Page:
New Delhi: Ahead of the UN meet on climate change in Mexico this month-end, India will, on Tuesday, release its first assessment report on the impact of global warming on 4 key sectors, including forests and water in the country`s climatic regions like the Himalayas and the
Prepared by Indian Network of Climate Change Assessment (INCAA), the assessment report will address the concerns about climate change on the natural resources and livelihoods of the people in the four identified regions, an Environment Ministry official said.
These climatic hotspots are the Himalayan, the north east, the Western Ghats and the coastal plains and the four sectors under study are agriculture, water, health and forests.
INCAA was set up last year by Environment Minister Jairam Ramesh as a mechanism to evolve institutions as well as engage other agencies already working in the area of climate change.
Ramesh was of the opinion that the understanding of the implications of climate change at the regional and sub- regional levels is rather inadequate and there is a need to have domestic studies on the issue.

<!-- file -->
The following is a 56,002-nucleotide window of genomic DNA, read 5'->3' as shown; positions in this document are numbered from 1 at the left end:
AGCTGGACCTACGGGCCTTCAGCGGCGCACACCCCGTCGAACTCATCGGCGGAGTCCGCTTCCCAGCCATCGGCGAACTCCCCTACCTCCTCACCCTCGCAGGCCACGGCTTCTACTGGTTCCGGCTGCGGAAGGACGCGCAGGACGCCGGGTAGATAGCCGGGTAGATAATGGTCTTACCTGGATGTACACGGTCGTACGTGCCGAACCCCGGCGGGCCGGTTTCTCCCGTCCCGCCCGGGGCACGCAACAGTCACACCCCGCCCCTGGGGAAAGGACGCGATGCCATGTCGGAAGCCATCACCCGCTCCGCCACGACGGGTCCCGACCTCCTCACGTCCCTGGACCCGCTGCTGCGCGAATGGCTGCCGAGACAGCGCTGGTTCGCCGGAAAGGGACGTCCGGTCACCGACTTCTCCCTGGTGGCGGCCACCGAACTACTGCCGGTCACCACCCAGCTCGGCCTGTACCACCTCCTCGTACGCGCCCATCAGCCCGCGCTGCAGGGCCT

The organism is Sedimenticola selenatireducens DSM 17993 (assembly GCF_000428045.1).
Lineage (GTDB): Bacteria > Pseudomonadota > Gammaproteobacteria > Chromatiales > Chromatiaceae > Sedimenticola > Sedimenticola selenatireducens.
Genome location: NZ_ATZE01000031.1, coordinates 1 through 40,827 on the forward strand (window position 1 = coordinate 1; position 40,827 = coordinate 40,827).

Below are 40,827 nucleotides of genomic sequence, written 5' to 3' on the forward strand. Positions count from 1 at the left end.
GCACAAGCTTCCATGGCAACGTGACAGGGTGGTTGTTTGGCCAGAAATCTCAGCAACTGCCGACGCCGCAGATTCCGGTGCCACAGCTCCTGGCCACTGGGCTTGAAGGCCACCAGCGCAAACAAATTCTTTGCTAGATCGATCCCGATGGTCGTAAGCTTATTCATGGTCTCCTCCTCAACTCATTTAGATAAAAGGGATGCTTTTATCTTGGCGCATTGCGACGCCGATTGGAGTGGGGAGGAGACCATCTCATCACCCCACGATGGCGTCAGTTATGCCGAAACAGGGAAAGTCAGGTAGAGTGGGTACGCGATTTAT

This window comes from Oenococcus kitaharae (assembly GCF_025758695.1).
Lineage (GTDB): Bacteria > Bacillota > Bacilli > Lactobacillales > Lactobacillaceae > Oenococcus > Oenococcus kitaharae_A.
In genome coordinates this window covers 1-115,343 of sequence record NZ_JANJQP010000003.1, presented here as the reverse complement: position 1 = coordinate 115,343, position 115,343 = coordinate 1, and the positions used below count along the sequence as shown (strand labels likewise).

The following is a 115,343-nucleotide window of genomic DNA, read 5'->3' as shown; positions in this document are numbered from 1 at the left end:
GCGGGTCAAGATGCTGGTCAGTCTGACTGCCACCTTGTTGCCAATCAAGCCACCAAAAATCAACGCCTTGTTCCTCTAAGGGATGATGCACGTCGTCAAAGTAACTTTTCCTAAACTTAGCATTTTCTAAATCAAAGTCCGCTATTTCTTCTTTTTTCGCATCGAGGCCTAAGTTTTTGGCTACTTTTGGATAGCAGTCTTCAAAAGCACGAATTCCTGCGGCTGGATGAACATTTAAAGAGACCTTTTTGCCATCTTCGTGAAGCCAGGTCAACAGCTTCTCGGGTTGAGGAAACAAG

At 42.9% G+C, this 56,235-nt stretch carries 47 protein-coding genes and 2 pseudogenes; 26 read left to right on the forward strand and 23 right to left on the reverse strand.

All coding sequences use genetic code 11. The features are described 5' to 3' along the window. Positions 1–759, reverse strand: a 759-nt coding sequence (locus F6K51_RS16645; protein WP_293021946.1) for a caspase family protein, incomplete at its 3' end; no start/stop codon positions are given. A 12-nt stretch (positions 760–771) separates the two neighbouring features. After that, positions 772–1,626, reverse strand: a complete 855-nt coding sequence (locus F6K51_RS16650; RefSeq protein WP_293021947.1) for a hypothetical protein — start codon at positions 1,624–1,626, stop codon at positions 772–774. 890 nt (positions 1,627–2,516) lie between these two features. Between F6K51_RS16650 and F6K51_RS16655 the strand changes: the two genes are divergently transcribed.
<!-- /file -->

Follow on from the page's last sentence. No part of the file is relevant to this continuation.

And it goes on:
Comprising about 220 scientists from 120 research institutions across the country, INCAA had almost six months ago prepared the country`s greenhouse gas (GHG) emission data "India: Greenhouse Gas Emissions 2007" which said the country`s emissions grew by 58 per cent during 1994 to 2007.
By announcing the latest emission data, India has become the first developing nation to publish such updated statistics which reflects its strong domestic actions and is likely to strengthen the country`s negotiating positions at the climate change meet at Cancun in Mexico in the month-end.
On `4x4` assessment report, Ramesh had recently said that in view of a serious threat of climate change, "we need to know what would be the impact of such changes in the middle term, like by 2030, and not wait for reports that are predicting for 2050 or later."
He said study of climate change in north-eastern region is most important as it has the country`s 25 per cent of forest cover and will be most severely affected by global warming.